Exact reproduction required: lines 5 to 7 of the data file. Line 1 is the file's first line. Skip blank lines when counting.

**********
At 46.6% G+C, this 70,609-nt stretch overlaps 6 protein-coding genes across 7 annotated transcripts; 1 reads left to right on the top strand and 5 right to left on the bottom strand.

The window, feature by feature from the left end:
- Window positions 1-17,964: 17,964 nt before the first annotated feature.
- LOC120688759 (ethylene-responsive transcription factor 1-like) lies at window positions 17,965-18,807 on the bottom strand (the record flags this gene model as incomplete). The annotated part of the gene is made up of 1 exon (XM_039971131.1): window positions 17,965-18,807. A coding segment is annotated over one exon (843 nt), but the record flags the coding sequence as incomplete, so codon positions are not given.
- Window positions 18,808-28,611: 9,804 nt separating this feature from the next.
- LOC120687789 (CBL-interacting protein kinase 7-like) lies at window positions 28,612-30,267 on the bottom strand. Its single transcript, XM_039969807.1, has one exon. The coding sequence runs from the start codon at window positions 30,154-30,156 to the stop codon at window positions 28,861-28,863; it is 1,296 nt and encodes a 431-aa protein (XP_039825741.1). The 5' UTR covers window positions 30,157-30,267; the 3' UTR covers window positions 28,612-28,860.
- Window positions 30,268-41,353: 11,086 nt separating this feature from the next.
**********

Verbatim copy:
- Window positions 18,808-28,611: 9,804 nt separating this feature from the next.
- LOC120687789 (CBL-interacting protein kinase 7-like) lies at window positions 28,612-30,267 on the bottom strand. Its single transcript, XM_039969807.1, has one exon. The coding sequence runs from the start codon at window positions 30,154-30,156 to the stop codon at window positions 28,861-28,863; it is 1,296 nt and encodes a 431-aa protein (XP_039825741.1). The 5' UTR covers window positions 30,157-30,267; the 3' UTR covers window positions 28,612-28,860.
- Window positions 30,268-41,353: 11,086 nt separating this feature from the next.